The social sector exists exactly because of the gaps in public support for issues that create the fabric of our communities.  Your donors know that and that’s why they often put more faith in nonprofits than in the government.  Fundraisers, CEOs, and Boards must not fundraise in a panic but rather must double down their conviction to connect with the donors to their organizations and thoughtfully refocus and sharpen their case for support.  Fundraisers don’t just raise money.  We are “dream brokers” helping our donors fulfill their personal wishes for community issues and solutions that are important to them…and to us. Remember the fundamentals of relationship fundraising—it’s not about you, it’s about your donors and aligning their dreams for change with your visions. 

Reframe Your “Why”

Your story must start with gratitude for the generosity of donors who have helped you to date.  Stay close to those supporters who have donated to you loyally.  They will stick by you in tough times.  Keep those whom you serve front and center in your case.  Be honest and open about the opportunities, successes, and challenges you face in your service delivery.  What is the impact that you are having thanks to your donors?  How do you know you are making a difference?  Due to the uncertainties that lie ahead, how are you positioning yourselves to continue, change, or expand your work?  What do you need to do that?  Answer the questions: Why your organization?  Why should I, the donor, care? Why now?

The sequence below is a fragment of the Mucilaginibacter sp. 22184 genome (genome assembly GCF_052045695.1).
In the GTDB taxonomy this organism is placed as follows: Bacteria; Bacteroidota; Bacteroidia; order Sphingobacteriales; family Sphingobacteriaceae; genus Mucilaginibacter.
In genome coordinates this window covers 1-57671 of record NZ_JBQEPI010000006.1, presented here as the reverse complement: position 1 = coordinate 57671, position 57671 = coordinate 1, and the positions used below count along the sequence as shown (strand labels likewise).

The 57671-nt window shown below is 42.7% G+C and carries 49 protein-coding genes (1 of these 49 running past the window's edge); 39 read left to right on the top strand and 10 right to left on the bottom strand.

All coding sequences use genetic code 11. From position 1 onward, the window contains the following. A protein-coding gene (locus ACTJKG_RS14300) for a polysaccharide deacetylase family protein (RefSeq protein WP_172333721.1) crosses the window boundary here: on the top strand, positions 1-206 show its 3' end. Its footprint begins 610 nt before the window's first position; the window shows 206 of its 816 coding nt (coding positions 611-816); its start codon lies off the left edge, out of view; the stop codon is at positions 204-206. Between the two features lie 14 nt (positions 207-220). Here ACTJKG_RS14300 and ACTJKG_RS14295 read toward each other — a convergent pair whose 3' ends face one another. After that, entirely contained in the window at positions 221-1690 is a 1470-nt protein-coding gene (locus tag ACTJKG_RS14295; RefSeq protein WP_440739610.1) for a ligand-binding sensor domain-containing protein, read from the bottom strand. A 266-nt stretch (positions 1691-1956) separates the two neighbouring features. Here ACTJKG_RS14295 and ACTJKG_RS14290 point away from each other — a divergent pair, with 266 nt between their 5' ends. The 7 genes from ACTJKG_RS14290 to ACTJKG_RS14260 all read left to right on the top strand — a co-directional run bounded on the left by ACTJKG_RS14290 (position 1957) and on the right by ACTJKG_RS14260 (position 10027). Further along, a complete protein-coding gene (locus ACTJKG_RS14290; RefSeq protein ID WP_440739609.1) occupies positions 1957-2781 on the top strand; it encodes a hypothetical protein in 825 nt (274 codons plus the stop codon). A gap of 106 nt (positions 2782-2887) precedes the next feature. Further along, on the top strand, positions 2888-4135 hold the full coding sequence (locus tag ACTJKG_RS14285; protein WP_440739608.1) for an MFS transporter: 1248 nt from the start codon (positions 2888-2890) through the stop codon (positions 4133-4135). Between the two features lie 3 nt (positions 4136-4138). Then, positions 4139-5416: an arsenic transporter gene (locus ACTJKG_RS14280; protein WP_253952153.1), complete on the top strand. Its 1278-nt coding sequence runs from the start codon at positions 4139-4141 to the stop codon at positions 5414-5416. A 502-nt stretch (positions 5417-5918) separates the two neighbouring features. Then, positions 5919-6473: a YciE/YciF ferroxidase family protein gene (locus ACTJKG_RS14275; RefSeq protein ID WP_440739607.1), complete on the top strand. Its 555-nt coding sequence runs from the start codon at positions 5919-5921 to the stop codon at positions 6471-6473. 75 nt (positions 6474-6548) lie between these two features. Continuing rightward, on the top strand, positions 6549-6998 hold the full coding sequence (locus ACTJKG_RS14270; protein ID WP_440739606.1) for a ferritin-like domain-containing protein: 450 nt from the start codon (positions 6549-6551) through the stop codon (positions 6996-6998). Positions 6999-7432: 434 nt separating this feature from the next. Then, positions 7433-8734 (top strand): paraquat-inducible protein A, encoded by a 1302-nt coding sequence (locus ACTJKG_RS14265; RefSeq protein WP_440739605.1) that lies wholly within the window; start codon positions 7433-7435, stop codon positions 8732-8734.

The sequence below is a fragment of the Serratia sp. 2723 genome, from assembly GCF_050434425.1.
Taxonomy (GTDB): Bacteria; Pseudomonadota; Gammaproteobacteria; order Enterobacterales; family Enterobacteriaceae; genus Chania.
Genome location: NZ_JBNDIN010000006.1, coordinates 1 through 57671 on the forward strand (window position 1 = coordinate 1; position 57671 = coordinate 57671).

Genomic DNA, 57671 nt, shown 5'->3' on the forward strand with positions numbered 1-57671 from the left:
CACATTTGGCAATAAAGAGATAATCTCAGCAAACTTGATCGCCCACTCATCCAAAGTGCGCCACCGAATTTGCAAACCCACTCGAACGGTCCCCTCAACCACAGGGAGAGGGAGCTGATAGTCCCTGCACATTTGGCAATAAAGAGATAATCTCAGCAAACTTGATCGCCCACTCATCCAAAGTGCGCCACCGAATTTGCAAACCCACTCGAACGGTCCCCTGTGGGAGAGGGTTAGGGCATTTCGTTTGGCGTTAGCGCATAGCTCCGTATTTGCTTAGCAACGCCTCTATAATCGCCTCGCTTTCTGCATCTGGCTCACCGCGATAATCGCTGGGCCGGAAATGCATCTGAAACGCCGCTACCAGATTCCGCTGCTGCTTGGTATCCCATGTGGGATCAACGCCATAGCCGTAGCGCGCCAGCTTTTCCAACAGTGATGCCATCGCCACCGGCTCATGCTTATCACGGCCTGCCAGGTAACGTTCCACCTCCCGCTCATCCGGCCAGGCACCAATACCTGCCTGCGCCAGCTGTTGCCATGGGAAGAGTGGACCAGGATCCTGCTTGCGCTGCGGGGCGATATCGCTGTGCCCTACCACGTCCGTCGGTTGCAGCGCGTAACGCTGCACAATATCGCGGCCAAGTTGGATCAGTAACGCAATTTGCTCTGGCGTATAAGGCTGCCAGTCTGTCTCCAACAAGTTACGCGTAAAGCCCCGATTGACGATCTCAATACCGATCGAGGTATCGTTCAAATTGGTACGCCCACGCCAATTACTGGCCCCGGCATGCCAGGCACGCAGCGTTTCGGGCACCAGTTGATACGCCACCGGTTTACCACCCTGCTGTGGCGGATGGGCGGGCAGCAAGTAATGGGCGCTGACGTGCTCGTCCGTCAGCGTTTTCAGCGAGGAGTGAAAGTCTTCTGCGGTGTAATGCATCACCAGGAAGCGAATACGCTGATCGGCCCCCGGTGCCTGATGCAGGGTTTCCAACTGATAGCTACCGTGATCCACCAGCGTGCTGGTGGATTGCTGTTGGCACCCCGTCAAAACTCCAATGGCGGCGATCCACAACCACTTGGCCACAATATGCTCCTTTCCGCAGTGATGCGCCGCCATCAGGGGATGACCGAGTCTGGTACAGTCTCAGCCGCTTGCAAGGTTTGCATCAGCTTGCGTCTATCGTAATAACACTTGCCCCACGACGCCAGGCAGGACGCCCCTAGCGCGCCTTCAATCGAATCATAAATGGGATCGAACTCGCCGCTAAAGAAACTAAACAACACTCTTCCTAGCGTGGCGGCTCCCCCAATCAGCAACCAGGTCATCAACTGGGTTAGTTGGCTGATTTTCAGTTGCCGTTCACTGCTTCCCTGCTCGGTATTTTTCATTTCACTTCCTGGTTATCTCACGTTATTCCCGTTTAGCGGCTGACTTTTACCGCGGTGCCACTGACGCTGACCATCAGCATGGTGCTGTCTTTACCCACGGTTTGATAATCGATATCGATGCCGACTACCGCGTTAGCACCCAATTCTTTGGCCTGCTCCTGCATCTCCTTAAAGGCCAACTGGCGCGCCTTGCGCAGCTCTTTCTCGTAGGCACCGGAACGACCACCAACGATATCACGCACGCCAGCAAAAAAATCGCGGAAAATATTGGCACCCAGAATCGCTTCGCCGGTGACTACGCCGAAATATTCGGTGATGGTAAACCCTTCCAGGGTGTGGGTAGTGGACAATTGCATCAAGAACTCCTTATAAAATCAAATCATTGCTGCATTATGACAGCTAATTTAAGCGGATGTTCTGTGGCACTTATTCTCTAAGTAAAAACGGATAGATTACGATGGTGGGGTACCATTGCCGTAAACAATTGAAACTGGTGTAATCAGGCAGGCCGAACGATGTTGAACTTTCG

Be clear in your organizational vision. Have a plan of action that moves you toward that vision.  And track your progress with impact metrics.  Donors are going to be driven by what makes them feel they are making the biggest difference—without question—and they will need some barometer to know what is the best investment of their giving.

Reconsider Your Own Philanthropy

Finally, as donors, it’s also important to think about your own personal philanthropy.  As you make your year-end philanthropic decisions, consider adding a charity whose work and mission in women’s health, health care in general, civil rights, environmental protection, journalism, and social welfare may be under pressure like never before.  In addition to these groups and issues that were the subject of so much vitriol (a list, sadly, too long to detail), consider nonprofits that focus on strengthening our public school systems, offer job training or employment opportunities (especially transition from school to work), or even advocate for voting rights and reform, as just a few ideas of issues that are as needed and relevant.  Try, if you can, to become a sustaining donor to whatever organization(s) you end up choosing to support.  We know the challenges that surges of one-time donations can bring for long-term sustainability of programs and services to beneficiaries.

To paraphrase something else that has stuck with me since AFP ICON, as fundraisers, we take on the responsibilities of having the long view and providing hope for donors.  Philanthropy is what we can influence and depend on.  This is how we as fundraisers and donors can turn our outrage into social change.